One of my favorite movies is an obscure film called Girl in the Cafe, which I think was made for TV. The story is simple yet full of surprises; it's a quiet film with understated performances, and genuinely moving. It was written by the guy who wrote and directed Love Actually, which I seem to remember getting a lot of attention when it came out a few years ago. Lots of friends have recommended it. So, J and M and I watched it last night.
It's dreadful. I enjoyed parts of it, the cast is a treat: Laura Linney, Emma Thompson, Hugh Grant, Bill Nighy (great actor, who was also in Girl in the Cafe), and lots of other really fine actors. But the accumulation of syrupy-sweet triumph of love moments was just too much and in the end rang false.
What really put me over the top was one particular storyline (there are about 10 interwoven stories in the film) featuring Liam Nissan as a single father whose wife has recently died, leaving him to raise an unnaturally articulate little boy, who confesses to his father one day that he is "in love." The boy learns to play drums so he can play in a school concert where his beloved is the featured singer (of course, she has that weird, forced but very popular these days little girl voice like a cross between Andrea McCardle, Whitney Houston, and the sound of letting the air out of a balloon slowly), and after the concert he chases her to the airport where she is getting on a plane to somewhere. I don't think they ever say where she is going, but that's not important. What's important is getting the movie to the airport -- airports are very dramatic, you know.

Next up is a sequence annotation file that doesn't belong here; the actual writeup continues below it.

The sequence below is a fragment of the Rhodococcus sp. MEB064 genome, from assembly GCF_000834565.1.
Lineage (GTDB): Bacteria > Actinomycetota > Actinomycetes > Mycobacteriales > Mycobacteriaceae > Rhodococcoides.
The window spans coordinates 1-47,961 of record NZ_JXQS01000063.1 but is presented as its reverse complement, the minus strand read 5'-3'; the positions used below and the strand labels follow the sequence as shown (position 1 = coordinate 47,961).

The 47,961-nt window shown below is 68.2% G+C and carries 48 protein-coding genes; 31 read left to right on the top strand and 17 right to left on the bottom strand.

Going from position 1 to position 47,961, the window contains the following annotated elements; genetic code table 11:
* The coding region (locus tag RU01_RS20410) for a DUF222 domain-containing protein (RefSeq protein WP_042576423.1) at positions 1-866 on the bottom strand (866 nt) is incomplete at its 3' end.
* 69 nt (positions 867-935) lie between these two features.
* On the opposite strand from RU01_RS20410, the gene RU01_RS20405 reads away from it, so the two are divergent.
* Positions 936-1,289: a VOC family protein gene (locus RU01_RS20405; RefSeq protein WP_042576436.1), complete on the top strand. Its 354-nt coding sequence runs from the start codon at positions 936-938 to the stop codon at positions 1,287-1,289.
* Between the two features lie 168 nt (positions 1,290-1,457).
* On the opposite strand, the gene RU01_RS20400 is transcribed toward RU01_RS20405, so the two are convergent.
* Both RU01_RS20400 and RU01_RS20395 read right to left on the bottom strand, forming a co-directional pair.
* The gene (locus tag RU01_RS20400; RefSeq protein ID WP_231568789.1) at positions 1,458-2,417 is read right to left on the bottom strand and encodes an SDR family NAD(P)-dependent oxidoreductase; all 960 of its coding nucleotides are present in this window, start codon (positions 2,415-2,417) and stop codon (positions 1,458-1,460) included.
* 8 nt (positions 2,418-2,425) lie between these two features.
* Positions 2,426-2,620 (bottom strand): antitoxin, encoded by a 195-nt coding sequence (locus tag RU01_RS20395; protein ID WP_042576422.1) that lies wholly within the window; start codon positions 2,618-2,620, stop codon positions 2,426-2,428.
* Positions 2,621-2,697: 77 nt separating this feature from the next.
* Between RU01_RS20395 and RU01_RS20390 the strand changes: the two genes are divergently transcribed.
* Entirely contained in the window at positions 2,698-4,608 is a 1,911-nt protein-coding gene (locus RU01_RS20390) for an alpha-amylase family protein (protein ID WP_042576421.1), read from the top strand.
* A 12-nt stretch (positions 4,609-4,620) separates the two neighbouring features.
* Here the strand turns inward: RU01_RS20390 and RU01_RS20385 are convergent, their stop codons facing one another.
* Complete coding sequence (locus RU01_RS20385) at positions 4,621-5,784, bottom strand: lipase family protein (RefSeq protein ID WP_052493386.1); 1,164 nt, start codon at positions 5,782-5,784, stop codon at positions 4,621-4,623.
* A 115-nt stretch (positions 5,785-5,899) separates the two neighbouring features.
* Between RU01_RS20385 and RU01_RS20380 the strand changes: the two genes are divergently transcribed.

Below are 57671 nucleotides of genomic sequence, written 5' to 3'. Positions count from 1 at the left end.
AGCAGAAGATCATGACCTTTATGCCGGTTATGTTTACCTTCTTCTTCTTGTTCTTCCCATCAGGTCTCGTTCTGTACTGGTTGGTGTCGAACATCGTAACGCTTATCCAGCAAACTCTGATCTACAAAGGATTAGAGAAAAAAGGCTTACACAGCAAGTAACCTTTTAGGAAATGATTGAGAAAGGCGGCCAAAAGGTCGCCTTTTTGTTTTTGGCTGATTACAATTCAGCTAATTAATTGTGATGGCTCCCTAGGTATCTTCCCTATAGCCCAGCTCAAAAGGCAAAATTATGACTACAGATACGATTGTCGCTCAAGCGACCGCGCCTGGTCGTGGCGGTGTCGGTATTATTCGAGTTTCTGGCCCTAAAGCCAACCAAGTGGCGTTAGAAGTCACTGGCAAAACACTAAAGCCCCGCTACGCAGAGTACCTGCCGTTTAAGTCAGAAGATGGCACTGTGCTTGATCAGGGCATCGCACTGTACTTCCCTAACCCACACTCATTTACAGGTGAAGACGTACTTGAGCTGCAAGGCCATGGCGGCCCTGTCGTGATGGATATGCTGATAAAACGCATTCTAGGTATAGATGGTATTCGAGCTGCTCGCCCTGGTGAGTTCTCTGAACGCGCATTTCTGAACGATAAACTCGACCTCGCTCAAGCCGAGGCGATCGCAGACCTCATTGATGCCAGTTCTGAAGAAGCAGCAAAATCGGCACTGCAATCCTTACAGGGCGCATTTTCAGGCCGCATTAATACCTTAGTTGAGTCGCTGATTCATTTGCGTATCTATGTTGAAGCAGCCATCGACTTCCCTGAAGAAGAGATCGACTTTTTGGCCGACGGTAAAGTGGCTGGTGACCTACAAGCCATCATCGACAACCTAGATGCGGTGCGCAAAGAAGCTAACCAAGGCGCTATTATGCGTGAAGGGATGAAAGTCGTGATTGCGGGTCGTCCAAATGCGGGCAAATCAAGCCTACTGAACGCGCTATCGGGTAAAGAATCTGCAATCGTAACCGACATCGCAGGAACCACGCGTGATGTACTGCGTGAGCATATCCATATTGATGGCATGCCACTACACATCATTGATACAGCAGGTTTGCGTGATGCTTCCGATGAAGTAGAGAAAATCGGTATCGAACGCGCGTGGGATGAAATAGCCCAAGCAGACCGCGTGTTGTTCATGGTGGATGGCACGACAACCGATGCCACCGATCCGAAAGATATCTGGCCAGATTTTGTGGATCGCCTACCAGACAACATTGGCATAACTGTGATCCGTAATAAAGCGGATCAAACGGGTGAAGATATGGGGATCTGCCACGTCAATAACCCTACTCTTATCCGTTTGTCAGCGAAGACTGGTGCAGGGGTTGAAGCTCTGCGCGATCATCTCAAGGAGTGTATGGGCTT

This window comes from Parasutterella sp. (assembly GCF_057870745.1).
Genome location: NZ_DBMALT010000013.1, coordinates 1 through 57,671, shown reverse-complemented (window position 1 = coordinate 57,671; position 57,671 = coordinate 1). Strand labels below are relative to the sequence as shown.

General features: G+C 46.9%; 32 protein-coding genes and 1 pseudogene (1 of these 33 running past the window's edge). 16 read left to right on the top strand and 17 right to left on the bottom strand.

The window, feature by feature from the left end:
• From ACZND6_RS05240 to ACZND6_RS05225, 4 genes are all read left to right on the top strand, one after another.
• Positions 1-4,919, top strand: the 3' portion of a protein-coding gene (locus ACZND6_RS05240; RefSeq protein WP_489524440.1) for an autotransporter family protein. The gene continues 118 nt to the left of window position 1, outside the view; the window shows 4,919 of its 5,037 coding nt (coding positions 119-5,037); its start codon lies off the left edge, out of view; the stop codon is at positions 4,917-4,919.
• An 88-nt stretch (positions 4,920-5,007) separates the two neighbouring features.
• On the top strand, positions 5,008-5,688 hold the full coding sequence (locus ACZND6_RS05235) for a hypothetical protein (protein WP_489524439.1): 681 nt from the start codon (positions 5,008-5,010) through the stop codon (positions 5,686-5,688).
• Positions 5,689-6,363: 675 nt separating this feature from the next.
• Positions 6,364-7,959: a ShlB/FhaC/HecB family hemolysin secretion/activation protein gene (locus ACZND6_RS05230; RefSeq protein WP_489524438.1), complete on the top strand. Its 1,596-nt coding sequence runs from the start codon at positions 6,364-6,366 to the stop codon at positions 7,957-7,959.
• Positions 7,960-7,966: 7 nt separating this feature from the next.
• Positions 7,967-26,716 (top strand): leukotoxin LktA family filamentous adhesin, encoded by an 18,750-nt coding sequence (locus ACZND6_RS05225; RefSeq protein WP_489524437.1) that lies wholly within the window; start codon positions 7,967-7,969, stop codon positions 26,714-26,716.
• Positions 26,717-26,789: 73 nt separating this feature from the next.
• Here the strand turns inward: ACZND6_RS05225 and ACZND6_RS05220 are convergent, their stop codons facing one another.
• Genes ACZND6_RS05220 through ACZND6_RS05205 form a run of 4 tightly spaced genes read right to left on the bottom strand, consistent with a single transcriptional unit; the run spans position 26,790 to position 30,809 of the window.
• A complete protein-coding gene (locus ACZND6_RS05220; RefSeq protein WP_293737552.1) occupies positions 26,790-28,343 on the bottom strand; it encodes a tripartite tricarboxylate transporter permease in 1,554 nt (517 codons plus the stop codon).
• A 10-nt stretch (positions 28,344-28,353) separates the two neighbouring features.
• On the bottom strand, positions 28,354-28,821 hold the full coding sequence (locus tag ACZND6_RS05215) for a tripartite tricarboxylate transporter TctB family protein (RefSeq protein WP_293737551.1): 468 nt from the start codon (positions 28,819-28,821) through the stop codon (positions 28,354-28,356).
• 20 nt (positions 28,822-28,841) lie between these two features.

Basically their story consists of the father pushing the boy (who is all of about 8) to pursue a sexualized relationship with the girl, which he, the father, can enjoy vicariously because his wife is dead and he regrets that he never adequately professed his love to her. Is this a normal way for fathers to interact with their prepubescent children? I found it very creepy.
Maybe my expectations were too high, since this was one of those movies that are "supposed to be good." I was also disappointed after seeing Kenneth Branagh's film adaptation of The Magic Flute earlier this week. I loved his films of Frankenstein and Hamlet and Henry V. The Magic Flute was fun, sort of, but I guess I expected it to be thrilling (because the music is) and it wasn't. The biggest hindrance to my enjoyment I think was the fact that it didn't make any sense. Is the whole thing a dream? Is the story as bizarre and impenetrable in the original, or did Branagh make it that way? And what exactly is magic about the flute?